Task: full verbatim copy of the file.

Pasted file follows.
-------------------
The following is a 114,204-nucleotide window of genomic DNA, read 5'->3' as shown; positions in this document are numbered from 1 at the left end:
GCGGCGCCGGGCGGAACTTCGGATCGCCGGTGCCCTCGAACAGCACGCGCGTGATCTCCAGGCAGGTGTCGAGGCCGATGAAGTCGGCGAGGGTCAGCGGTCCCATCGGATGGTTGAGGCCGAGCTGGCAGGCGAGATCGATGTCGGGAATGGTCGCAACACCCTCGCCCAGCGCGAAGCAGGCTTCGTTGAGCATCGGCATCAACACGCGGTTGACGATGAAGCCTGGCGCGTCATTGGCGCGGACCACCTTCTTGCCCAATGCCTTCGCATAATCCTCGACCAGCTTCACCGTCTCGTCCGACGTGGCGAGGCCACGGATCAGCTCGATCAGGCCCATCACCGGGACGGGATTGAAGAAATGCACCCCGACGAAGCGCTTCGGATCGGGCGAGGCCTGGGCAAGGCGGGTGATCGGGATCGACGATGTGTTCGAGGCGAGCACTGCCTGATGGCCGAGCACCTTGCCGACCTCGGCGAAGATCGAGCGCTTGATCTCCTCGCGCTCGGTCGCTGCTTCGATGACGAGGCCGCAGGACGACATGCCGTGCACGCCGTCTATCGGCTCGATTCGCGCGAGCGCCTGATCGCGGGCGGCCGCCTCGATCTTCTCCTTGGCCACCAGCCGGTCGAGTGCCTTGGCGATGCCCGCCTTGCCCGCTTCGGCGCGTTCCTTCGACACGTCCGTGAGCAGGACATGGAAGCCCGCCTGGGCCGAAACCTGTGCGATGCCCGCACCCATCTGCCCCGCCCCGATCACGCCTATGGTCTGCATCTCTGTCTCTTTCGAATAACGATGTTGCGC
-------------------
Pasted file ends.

The following is a 114,204-nucleotide window of genomic DNA, read 5'->3' as shown; positions in this document are numbered from 1 at the left end:
GCGGCGCCGGGCGGAACTTCGGATCGCCGGTGCCCTCGAACAGCACGCGCGTGATCTCCAGGCAGGTGTCGAGGCCGATGAAGTCGGCGAGGGTCAGCGGTCCCATCGGATGGTTGAGGCCGAGCTGGCAGGCGAGATCGATGTCGGGAATGGTCGCAACACCCTCGCCCAGCGCGAAGCAGGCTTCGTTGAGCATCGGCATCAACACGCGGTTGACGATGAAGCCTGGCGCGTCATTGGCGCGGACCACCTTCTTGCCCAATGCCTTCGCATAATCCTCGACCAGCTTCACCGTCTCGTCCGACGTGGCGAGGCCACGGATCAGCTCGATCAGGCCCATCACCGGGACGGGATTGAAGAAATGCACCCCGACGAAGCGCTTCGGATCGGGCGAGGCCTGGGCAAGGCGGGTGATCGGGATCGACGATGTGTTCGAGGCGAGCACTGCCTGATGGCCGAGCACCTTGCCGACCTCGGCGAAGATCGAGCGCTTGATCTCCTCGCGCTCGGTCGCTGCTTCGATGACGAGGCCGCAGGACGACATGCCGTGCACGCCGTCTATCGGCTCGATTCGCGCGAGCGCCTGATCGCGGGCGGCCGCCTCGATCTTCTCCTTGGCCACCAGCCGGTCGAGTGCCTTGGCGATGCCCGCCTTGCCCGCTTCGGCGCGTTCCTTCGACACGTCCGTGAGCAGGACATGGAAGCCCGCCTGGGCCGAAACCTGTGCGATGCCCGCACCCATCTGCCCCGCCCCGATCACGCCTATGGTCTGCATCTCTGTCTCTTTCGAATAACGATGTTGCGC